The PHYSIX is Storm’s latest high-end asymmetrical in the Premier line, which had me expecting hook in the range of the SURE LOCK or Roto-Grip HALO or NO RULES.
The new Atomic core is very close in numbers to the SURE LOCK, which I reviewed here, but the motion is different: The SURE LOCK rolls very heavy and the breakpoint motion is abrupt with a quick and direct move, while the PHYSIX for me rolls in more of a curving motion.
(Reminder: I throw 14-pounders and those numbers typically vary from 15 and 16.)
One difference is that the SURE LOCK coverstock is a solid (GI-17) and the PHYSIX is a hybrid (NRG).
Another is that I drilled my SURE LOCK pin-over bridge and my PHYSIX pin under middle finger, both with CGs and MBs kicked right.
With my PAP of 4 7/8 over and 5/8 up, the numbers on my PHYSIX are 5 3/8 pin-PAP, 3 5/8 MB-PAP and 5 1/8 pin buffer. With the new USBC rule option, it has no extra hole and 1 3/8 positive side.
The one thing that the PHYSIX and SURE LOCK have in common are that they need plenty of oil for optimum performance.
The recent South Point Senior Shootout was a perfect test since it featured three patterns: 35 feet with 25.08 mL, 39 feet with 26.19 mL, and 43 feet with 23.05 mL.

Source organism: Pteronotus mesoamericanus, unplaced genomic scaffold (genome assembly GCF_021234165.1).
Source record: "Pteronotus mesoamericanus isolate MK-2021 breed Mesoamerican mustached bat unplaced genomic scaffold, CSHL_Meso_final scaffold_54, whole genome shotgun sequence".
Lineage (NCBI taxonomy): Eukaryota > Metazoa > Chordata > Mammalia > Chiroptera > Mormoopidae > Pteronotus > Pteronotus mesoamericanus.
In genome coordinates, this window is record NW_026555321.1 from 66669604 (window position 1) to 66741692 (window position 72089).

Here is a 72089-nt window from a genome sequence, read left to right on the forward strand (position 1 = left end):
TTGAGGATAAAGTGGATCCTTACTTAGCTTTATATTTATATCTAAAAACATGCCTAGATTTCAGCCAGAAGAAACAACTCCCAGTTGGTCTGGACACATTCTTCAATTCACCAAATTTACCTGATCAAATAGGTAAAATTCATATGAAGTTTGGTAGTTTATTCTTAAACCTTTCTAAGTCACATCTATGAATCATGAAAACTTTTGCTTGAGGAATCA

Even though the short pattern had the highest volume of oil, the PHYSIX was just too much coming off the oil line with that many feet of dry.
The PHYSIX was playable but too dynamic on the fresh medium pattern and I used a Storm DRIVE that had smoother motion on the fresh.
But the PHYSIX was fabulous on the fresh long pattern, as I started with 225 and 203 in the Haynes Challenge that easily could have been more, and struck at perhaps a 75 percent clip in my two matches on the long pattern lane in the Logo Infusion Challenge.
It picked up enough to prevent squirting for a 2-10 combination or worse, but wasn't so early that I had trouble getting to the breakpoint. And it made a nice move and continued through the pins with plenty of power.
The one time I had the PHYSIX with me on a house shot that appeared to be high volume, the HALO’s greater power and better ability to go out and back made me choose it and I totaled 2,173 in winning the all-events, doubles and singles.
The key that I have seen so far with the PHYSIX vs. the SURE LOCK, HALO and NO RULES is that I can play a fairly direct “jam” shot when the lane isn’t open to the right, while those other three balls I need to give away the pocket some to use — other than one PBA50 tournament when I used a 4,000 pad to really gloss up the NO RULES.
This was even true with good, clean shots when I took the PHYSIX down from 3,000 box to 1,000 by hand not exerting a lot of force.
Overall, I’d put the HALO and NO RULES as 2-3 boards stronger than my PHYSIX and SURE LOCK, although my SURE LOCK has probably a couple hundred games on it and I believe a new one would be in the same range as the HALO and NO RULES.
The PHYSIX for me has proven to be best with fairly small angles, making it ideal for fresh Sport shots or softer shots that are wet-dry where square angles are best.
When the lanes are easy with plenty of oil and can be opened up, I’d choose the HALO or SURE LOCK.
I’d recommend the PHYSIX for any player looking for a strong ball with a little more control than those other power balls from Utah.
The PHYSIX is a ball I expect to stay in my tournament arsenal for a long time.